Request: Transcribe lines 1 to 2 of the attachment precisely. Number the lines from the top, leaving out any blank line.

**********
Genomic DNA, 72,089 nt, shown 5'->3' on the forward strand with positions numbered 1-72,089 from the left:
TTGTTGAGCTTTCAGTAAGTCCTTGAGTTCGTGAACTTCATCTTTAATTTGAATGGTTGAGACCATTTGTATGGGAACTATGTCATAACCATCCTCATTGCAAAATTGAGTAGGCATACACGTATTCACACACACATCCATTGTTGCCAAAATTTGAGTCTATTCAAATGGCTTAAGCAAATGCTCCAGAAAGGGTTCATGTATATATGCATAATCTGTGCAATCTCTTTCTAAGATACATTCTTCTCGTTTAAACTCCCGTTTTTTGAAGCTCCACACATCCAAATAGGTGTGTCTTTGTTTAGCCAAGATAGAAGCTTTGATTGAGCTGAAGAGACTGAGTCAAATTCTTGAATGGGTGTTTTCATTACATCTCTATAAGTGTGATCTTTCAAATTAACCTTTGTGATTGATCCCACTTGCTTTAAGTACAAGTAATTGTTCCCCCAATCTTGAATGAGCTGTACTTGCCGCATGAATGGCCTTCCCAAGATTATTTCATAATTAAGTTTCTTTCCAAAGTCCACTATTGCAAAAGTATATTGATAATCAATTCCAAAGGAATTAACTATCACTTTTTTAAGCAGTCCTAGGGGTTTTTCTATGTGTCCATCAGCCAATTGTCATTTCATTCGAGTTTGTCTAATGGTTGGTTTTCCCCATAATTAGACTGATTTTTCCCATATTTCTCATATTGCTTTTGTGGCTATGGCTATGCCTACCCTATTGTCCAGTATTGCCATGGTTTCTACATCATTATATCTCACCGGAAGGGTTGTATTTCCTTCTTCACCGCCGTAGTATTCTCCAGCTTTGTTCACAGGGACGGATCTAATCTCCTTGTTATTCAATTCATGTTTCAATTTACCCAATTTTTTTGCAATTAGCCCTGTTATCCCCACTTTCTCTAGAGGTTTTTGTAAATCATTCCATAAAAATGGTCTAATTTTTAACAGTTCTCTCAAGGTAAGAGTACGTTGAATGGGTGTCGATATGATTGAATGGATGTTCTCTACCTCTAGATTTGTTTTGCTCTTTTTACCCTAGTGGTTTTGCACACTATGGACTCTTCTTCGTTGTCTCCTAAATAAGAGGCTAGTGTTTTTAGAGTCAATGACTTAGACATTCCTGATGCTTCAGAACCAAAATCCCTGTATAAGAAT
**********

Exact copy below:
Genomic DNA, 72,089 nt, shown 5'->3' on the forward strand with positions numbered 1-72,089 from the left:
TTGTTGAGCTTTCAGTAAGTCCTTGAGTTCGTGAACTTCATCTTTAATTTGAATGGTTGAGACCATTTGTATGGGAACTATGTCATAACCATCCTCATTGCAAAATTGAGTAGGCATACACGTATTCACACACACATCCATTGTTGCCAAAATTTGAGTCTATTCAAATGGCTTAAGCAAATGCTCCAGAAAGGGTTCATGTATATATGCATAATCTGTGCAATCTCTTTCTAAGATACATTCTTCTCGTTTAAACTCCCGTTTTTTGAAGCTCCACACATCCAAATAGGTGTGTCTTTGTTTAGCCAAGATAGAAGCTTTGATTGAGCTGAAGAGACTGAGTCAAATTCTTGAATGGGTGTTTTCATTACATCTCTATAAGTGTGATCTTTCAAATTAACCTTTGTGATTGATCCCACTTGCTTTAAGTACAAGTAATTGTTCCCCCAATCTTGAATGAGCTGTACTTGCCGCATGAATGGCCTTCCCAAGATTATTTCATAATTAAGTTTCTTTCCAAAGTCCACTATTGCAAAAGTATATTGATAATCAATTCCAAAGGAATTAACTATCACTTTTTTAAGCAGTCCTAGGGGTTTTTCTATGTGTCCATCAGCCAATTGTCATTTCATTCGAGTTTGTCTAATGGTTGGTTTTCCCCATAATTAGACTGATTTTTCCCATATTTCTCATATTGCTTTTGTGGCTATGGCTATGCCTACCCTATTGTCCAGTATTGCCATGGTTTCTACATCATTATATCTCACCGGAAGGGTTGTATTTCCTTCTTCACCGCCGTAGTATTCTCCAGCTTTGTTCACAGGGACGGATCTAATCTCCTTGTTATTCAATTCATGTTTCAATTTACCCAATTTTTTTGCAATTAGCCCTGTTATCCCCACTTTCTCTAGAGGTTTTTGTAAATCATTCCATAAAAATGGTCTAATTTTTAACAGTTCTCTCAAGGTAAGAGTACGTTGAATGGGTGTCGATATGATTGAATGGATGTTCTCTACCTCTAGATTTGTTTTGCTCTTTTTACCCTAGTGGTTTTGCACACTATGGACTCTTCTTCGTTGTCTCCTAAATAAGAGGCTAGTGTTTTTAGAGTCAATGACTTAGACATTCCTGATGCTTCAGAACCAAAATCCCTGTATAAGAAT